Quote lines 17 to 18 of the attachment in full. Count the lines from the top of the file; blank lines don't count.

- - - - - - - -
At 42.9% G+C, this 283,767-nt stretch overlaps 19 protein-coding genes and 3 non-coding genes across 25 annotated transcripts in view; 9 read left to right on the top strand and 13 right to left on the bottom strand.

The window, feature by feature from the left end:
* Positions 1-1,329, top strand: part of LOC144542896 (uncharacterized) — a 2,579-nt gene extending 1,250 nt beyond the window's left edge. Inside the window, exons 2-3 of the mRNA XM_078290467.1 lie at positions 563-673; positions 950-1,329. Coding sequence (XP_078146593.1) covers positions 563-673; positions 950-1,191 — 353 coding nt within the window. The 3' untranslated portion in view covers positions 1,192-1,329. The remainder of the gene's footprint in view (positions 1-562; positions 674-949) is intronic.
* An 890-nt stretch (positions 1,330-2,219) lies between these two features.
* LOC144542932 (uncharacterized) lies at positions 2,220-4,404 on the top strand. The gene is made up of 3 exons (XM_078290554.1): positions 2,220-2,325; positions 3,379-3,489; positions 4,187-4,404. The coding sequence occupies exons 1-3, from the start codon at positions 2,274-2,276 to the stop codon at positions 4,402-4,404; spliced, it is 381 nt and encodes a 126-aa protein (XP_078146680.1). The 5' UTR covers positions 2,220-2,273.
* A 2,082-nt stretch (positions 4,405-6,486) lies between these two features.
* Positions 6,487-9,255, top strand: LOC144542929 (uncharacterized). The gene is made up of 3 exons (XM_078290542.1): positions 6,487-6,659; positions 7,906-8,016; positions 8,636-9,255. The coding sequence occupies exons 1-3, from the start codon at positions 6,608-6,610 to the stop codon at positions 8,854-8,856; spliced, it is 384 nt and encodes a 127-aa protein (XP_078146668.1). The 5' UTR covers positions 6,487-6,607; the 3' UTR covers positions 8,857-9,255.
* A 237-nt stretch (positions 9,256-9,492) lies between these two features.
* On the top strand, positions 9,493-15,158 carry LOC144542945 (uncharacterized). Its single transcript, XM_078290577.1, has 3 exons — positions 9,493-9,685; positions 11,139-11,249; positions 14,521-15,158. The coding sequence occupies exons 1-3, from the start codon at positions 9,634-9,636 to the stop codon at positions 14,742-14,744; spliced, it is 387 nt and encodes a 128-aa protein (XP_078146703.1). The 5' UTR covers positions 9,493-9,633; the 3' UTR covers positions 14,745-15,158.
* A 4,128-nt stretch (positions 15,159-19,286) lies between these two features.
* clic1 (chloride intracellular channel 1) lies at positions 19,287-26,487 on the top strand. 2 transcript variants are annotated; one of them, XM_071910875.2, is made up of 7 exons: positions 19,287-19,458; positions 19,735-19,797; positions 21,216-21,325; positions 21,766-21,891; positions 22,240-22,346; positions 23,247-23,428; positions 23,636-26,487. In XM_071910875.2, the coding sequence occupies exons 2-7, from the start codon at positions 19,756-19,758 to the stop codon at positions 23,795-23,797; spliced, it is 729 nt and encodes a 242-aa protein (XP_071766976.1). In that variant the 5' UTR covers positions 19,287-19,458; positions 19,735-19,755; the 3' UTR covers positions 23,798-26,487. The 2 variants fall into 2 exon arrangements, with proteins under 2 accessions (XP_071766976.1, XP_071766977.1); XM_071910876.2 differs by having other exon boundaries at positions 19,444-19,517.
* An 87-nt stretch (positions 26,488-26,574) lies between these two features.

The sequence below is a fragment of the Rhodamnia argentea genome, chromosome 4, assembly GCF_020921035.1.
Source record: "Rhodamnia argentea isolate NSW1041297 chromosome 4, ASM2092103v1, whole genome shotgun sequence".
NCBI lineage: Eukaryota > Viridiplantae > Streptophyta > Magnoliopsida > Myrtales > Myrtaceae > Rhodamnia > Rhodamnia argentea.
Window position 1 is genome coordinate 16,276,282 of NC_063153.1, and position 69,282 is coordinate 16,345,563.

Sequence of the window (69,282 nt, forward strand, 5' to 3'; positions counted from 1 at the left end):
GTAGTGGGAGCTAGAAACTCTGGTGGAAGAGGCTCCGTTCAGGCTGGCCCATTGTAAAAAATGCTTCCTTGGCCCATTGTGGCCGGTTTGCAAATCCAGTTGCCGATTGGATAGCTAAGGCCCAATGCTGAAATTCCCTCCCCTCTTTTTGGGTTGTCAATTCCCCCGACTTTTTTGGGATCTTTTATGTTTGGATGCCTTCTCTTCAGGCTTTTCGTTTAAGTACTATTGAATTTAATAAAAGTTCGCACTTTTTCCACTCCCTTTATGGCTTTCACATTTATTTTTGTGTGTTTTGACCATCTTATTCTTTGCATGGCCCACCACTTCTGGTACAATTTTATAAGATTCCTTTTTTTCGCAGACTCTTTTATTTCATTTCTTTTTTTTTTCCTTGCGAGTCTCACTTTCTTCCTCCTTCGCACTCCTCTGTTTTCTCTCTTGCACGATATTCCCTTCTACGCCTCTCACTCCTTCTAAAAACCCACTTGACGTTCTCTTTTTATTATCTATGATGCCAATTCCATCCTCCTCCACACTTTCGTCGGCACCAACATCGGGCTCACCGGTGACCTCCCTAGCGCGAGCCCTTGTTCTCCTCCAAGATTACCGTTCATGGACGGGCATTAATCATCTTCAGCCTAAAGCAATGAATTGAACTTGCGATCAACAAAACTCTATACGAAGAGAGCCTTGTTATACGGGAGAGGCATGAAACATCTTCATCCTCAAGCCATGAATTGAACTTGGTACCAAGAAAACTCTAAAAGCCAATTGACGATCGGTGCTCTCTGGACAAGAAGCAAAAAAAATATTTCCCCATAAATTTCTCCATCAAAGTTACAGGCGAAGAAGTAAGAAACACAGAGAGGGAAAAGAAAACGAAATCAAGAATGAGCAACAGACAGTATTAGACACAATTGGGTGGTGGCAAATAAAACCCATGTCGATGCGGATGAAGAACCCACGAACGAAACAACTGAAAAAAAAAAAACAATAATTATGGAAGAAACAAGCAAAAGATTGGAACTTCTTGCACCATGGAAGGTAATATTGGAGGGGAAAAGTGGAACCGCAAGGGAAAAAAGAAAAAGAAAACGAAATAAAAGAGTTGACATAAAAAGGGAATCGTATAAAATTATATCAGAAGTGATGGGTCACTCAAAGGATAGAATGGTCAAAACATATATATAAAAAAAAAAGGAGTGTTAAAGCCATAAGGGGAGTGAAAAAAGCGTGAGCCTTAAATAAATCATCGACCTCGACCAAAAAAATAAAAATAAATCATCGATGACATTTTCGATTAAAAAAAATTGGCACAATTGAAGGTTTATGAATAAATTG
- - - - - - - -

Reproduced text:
Sequence of the window (69,282 nt, forward strand, 5' to 3'; positions counted from 1 at the left end):
GTAGTGGGAGCTAGAAACTCTGGTGGAAGAGGCTCCGTTCAGGCTGGCCCATTGTAAAAAATGCTTCCTTGGCCCATTGTGGCCGGTTTGCAAATCCAGTTGCCGATTGGATAGCTAAGGCCCAATGCTGAAATTCCCTCCCCTCTTTTTGGGTTGTCAATTCCCCCGACTTTTTTGGGATCTTTTATGTTTGGATGCCTTCTCTTCAGGCTTTTCGTTTAAGTACTATTGAATTTAATAAAAGTTCGCACTTTTTCCACTCCCTTTATGGCTTTCACATTTATTTTTGTGTGTTTTGACCATCTTATTCTTTGCATGGCCCACCACTTCTGGTACAATTTTATAAGATTCCTTTTTTTCGCAGACTCTTTTATTTCATTTCTTTTTTTTTTCCTTGCGAGTCTCACTTTCTTCCTCCTTCGCACTCCTCTGTTTTCTCTCTTGCACGATATTCCCTTCTACGCCTCTCACTCCTTCTAAAAACCCACTTGACGTTCTCTTTTTATTATCTATGATGCCAATTCCATCCTCCTCCACACTTTCGTCGGCACCAACATCGGGCTCACCGGTGACCTCCCTAGCGCGAGCCCTTGTTCTCCTCCAAGATTACCGTTCATGGACGGGCATTAATCATCTTCAGCCTAAAGCAATGAATTGAACTTGCGATCAACAAAACTCTATACGAAGAGAGCCTTGTTATACGGGAGAGGCATGAAACATCTTCATCCTCAAGCCATGAATTGAACTTGGTACCAAGAAAACTCTAAAAGCCAATTGACGATCGGTGCTCTCTGGACAAGAAGCAAAAAAAATATTTCCCCATAAATTTCTCCATCAAAGTTACAGGCGAAGAAGTAAGAAACACAGAGAGGGAAAAGAAAACGAAATCAAGAATGAGCAACAGACAGTATTAGACACAATTGGGTGGTGGCAAATAAAACCCATGTCGATGCGGATGAAGAACCCACGAACGAAACAACTGAAAAAAAAAAAACAATAATTATGGAAGAAACAAGCAAAAGATTGGAACTTCTTGCACCATGGAAGGTAATATTGGAGGGGAAAAGTGGAACCGCAAGGGAAAAAAGAAAAAGAAAACGAAATAAAAGAGTTGACATAAAAAGGGAATCGTATAAAATTATATCAGAAGTGATGGGTCACTCAAAGGATAGAATGGTCAAAACATATATATAAAAAAAAAAGGAGTGTTAAAGCCATAAGGGGAGTGAAAAAAGCGTGAGCCTTAAATAAATCATCGACCTCGACCAAAAAAATAAAAATAAATCATCGATGACATTTTCGATTAAAAAAAATTGGCACAATTGAAGGTTTATGAATAAATTG